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The Ethics Complaints Against Justice Brett Kavanaugh Haven't Gone Away

Ethics experts speculated any complaints would be dismissed after Kavanaugh was confirmed to the US Supreme Court, but for now they're just being transferred to another judicial circuit.

Last updated on October 10, 2018, at 4:51 p.m. ET

Posted on October 10, 2018, at 4:37 p.m. ET

US Supreme Court Associate Justice Brett Kavanaugh at his ceremonial public swearing-in on Oct. 8.
Jonathan Ernst / Reuters

US Supreme Court Associate Justice Brett Kavanaugh at his ceremonial public swearing-in on Oct. 8.

Ethics complaints filed against Justice Brett Kavanaugh in the weeks leading up to his confirmation to the US Supreme Court are still live, and they're being transferred to another judicial circuit, according to a letter made public Wednesday from Supreme Court Chief Justice John Roberts Jr.

More than a dozen ethics complaints were filed against Kavanaugh in his former court, the US Court of Appeals for the DC Circuit. DC Circuit Judge Karen LeCraft Henderson and the Circuit Judicial Council — Chief Judge Merrick Garland recused himself — had asked Roberts to transfer the complaints to another circuit, a request that's in line with how federal courts in recent years have dealt with high-profile ethics cases; judges who previously asked for transfers cited a desire to avoid conflict-of-interest issues.

The Kavanaugh complaints will now go to the 10th Circuit, which is based in Denver and covers six states in the western United States. Roberts' Oct. 10 letter to 10th Circuit Chief Judge Timothy Tymkovich indicates that the DC Circuit asked him to transfer15 complaints — the earliest transfer request was made Sept. 20, and the latest was made Oct. 5.

US Court of Appeals for the DC Circuit / Via assets.documentcloud.org

It's not clear what will happen next. Ethics complaints against judges who retired or resigned have been dismissed as moot in the past, but judicial ethics experts previously told BuzzFeed News there was no precedent for what happens when a lower-court judge is elevated to the Supreme Court. The Supreme Court isn't part of the misconduct review system that covers lower-court judges, and the justices don't have a parallel internal disciplinary process.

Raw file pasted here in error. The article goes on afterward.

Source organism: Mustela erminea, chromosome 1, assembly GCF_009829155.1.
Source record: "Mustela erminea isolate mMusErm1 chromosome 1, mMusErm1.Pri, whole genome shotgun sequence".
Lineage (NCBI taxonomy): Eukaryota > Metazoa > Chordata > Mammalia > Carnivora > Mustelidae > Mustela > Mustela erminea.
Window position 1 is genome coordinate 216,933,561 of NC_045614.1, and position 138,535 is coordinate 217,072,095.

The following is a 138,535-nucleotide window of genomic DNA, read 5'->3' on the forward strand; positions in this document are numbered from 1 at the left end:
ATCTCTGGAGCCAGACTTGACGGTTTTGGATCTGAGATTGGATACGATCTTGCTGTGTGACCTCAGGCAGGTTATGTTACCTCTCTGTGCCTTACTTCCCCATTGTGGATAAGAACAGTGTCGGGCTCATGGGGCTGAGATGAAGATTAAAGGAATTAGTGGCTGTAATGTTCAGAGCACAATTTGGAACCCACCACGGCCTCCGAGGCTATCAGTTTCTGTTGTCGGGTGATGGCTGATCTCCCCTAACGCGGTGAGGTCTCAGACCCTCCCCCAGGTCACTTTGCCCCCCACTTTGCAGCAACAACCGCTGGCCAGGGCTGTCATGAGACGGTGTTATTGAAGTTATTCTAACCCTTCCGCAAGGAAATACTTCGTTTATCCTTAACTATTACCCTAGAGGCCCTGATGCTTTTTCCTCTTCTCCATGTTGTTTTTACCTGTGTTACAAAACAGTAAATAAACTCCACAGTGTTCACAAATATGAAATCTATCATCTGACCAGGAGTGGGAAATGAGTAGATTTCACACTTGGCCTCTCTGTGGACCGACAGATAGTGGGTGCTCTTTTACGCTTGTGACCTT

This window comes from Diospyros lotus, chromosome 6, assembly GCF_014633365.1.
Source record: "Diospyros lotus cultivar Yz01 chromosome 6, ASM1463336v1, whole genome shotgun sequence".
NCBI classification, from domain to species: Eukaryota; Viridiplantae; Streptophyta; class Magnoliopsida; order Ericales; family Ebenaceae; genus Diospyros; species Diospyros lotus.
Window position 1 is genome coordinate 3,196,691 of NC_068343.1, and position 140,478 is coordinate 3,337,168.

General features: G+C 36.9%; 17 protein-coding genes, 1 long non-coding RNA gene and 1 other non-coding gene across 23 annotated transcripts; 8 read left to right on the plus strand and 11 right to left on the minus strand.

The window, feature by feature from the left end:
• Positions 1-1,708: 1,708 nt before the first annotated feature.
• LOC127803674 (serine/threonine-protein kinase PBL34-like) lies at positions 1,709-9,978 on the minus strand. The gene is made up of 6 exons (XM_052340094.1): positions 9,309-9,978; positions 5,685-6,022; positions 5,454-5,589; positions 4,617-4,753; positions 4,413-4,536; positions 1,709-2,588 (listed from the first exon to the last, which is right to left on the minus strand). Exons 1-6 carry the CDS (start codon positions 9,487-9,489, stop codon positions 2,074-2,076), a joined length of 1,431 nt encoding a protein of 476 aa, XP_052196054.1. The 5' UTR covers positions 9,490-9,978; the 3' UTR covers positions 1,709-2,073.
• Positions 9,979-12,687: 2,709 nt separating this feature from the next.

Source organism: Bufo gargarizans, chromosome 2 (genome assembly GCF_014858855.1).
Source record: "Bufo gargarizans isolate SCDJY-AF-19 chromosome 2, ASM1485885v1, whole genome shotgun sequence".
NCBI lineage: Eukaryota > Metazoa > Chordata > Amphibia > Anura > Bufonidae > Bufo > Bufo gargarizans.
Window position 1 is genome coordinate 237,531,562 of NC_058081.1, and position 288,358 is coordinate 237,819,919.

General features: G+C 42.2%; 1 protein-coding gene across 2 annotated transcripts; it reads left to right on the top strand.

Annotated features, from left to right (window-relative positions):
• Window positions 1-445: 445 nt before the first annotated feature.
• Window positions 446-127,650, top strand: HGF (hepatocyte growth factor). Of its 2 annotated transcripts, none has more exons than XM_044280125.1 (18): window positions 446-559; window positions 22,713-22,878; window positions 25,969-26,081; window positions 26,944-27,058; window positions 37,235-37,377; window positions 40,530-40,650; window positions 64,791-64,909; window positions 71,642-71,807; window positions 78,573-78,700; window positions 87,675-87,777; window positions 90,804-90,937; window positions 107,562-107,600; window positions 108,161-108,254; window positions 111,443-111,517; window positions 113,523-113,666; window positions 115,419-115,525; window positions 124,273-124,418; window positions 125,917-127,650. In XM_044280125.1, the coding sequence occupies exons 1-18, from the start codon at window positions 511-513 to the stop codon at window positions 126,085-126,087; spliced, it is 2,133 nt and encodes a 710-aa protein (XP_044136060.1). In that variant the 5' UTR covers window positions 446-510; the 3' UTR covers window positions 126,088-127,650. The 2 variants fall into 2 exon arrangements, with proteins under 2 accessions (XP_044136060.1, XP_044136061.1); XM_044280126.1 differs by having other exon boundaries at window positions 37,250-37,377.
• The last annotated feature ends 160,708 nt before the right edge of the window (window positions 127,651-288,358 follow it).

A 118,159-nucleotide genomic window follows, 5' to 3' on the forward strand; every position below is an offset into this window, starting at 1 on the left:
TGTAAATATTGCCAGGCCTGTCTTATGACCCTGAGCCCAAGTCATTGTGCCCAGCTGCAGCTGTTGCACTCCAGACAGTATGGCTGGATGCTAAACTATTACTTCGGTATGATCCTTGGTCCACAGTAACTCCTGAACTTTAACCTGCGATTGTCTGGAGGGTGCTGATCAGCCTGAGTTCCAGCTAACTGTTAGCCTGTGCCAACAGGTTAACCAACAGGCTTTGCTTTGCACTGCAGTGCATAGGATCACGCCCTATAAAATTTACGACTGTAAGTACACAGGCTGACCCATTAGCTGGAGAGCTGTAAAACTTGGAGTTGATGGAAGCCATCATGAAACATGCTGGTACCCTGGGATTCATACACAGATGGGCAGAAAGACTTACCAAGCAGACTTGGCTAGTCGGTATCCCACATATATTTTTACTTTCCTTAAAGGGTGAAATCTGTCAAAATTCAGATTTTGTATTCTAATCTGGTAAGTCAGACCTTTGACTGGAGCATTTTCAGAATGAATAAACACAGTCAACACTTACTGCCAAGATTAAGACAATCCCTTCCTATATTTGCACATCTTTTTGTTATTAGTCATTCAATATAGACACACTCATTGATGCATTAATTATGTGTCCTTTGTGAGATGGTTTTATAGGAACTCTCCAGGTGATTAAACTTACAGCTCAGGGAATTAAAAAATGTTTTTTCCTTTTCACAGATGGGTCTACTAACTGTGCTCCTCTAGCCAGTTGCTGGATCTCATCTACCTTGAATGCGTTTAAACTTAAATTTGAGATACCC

Several ethics complaints filed against Kavanaugh — some have been made public by individuals who filed the complaints, and some have not — concern his public response over the past month to allegations that he committed sexual misconduct when he was in high school and college, his controversial testimony before the Senate Judiciary Committee on Sept. 27, and his testimony at his initial confirmation hearing in early September.

Judicial misconduct proceedings are normally secret, but Henderson released a statement on Oct. 6 confirming that the court had received complaints against Kavanaugh. She said the complaints "do not pertain to any conduct in which Judge Kavanaugh engaged as a judge," only his statements as a Supreme Court nominee. The Washington Post reported at the time that Henderson had asked Roberts to transfer the complaints to another circuit.

The 10th Circuit previously handled an ethics case out of the federal district court in Washington, DC, that involved a judge facing decades-old sexual misconduct allegations. The circuit dismissed the case last year, finding that allegations pre-dating a judge's time on the bench fell outside the jurisdiction of the judiciary's disciplinary system.

UPDATE

Updated with additional information from Chief Justice John Roberts' Oct. 10 letter.


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